This hasn't been proven.

The FBI forensics expert testified that his tests revealed chloroform in the trunk:


Rickenbach, however, remained steadfast that chloroform was found inside the trunk – a constant theme among the testimony of prosecution experts during the trial.

“Residues of chloroform were detected on that specimen,” said Rickenbach, referring to a carpet sample taken from the trunk.http://www.examiner.com/crime-in-national/fbi-expert-testifies-at-casey-anthony-trial-surprised-at-presence-of-chloroform

Why have you chosen not to believe him?

Slyder
07-11-2011, 10:01 AM
The FBI forensics expert testified that his tests revealed chloroform in the trunk:

http://www.examiner.com/crime-in-national/fbi-expert-testifies-at-casey-anthony-trial-surprised-at-presence-of-chloroform

Why have you chosen not to believe him?

Didn't cadaver dogs hit on the trunk too?

Sea Ray
07-11-2011, 10:15 AM
Didn't cadaver dogs hit on the trunk too?

Absolutely

http://www.people.com/people/article/0,,20500758,00.html

I honestly can't see how any juror can say that evidence was lacking for a manslaughter conviction

RedFanAlways1966
07-11-2011, 10:25 AM
Cindy Anthony's claim that she carried out the many chloroform searches occurred at a time when her time card as a nurse showed that she was working. Cindy Anthony claims she left work early on those days.


Sounds like someone should be fired for falsifying a time card. Of course she probably was at work. Is it too long of time for the hospital to have video evidence? If so and she was seen at the hospital on video, then proceed with the perjury charge.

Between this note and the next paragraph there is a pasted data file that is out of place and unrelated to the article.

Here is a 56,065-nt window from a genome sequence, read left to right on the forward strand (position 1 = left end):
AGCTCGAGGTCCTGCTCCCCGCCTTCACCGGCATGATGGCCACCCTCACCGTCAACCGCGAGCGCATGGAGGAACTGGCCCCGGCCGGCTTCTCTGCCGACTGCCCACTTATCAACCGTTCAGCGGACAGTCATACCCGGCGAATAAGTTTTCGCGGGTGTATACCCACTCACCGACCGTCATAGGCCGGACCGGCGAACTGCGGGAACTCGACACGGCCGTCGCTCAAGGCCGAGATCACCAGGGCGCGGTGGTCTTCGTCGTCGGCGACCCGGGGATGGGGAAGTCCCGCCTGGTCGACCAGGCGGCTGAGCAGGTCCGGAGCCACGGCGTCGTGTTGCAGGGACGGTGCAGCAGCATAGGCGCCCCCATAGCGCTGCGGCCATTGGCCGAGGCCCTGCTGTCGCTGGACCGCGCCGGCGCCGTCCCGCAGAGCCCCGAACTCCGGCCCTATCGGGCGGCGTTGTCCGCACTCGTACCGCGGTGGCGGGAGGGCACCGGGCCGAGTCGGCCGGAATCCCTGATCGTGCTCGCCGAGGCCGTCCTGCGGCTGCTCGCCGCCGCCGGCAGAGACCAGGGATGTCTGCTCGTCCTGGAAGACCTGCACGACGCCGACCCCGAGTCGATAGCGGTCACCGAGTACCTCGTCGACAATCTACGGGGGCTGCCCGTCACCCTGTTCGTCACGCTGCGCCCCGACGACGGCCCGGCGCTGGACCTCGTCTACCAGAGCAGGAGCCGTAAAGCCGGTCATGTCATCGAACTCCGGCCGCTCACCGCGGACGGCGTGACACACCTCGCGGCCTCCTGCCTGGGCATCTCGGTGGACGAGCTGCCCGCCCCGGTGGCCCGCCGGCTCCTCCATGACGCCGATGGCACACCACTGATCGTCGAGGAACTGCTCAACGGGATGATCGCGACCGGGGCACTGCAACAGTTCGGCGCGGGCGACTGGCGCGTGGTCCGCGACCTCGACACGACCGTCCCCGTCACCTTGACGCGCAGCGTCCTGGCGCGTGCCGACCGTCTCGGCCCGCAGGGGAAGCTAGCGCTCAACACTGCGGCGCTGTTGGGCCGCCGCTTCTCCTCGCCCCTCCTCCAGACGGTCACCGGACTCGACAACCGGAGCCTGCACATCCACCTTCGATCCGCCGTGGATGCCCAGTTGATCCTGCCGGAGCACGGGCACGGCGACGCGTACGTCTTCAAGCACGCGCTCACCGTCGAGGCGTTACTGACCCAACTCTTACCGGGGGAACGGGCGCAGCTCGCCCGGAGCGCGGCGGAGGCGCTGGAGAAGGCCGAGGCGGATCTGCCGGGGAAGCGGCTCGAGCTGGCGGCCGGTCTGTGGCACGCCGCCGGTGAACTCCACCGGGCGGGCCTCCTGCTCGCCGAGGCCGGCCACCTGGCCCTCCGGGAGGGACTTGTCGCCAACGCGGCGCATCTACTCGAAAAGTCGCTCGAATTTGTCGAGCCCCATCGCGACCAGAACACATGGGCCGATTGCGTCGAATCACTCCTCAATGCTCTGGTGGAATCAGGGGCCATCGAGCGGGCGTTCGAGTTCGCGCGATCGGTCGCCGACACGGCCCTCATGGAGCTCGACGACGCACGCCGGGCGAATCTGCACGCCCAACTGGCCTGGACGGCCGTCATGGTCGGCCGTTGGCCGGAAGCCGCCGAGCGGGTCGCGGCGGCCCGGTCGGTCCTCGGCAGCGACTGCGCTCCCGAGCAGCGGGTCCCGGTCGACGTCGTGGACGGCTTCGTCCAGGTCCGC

RBA
07-11-2011, 11:06 AM
The FBI forensics expert testified that his tests revealed chloroform in the trunk:

http://www.examiner.com/crime-in-national/fbi-expert-testifies-at-casey-anthony-trial-surprised-at-presence-of-chloroform

Why have you chosen not to believe him?


Dr. Michael Sigman, a chemistry professor at the University of Central Florida, testified Wednesday that the trunk of Casey’s Pontiac Sunfire showed tracess of gasoline, chloroform and other chemicals. Those chemicals are associated with human decomposition, but they are also linked to onions, cabbages and Chlorox. The doctor testified that the compounds “gave very low responses”.
He told the defense attorney, “I cannot conclusively determine that there had been human remains in the trunk of the car.”
http://earsucker.com/2011/casey-anthony-car-evidence-found-inconclusive-according-to-expert/

I am not an expert in chloroform, but isn't it use to knock people out and not kill them? This is what I learned by wathing TV/Movies. However, I think Casey Anthony did use it. I think she was using it to knock her child out so she can go out partying. But something went wrong with her plan.

Sea Ray
07-11-2011, 11:25 AM
I am not an expert in chloroform, but isn't it use to knock people out and not kill them? This is what I learned by wathing TV/Movies. However, I think Casey Anthony did use it. I think she was using it to knock her child out so she can go out partying. But something went wrong with her plan.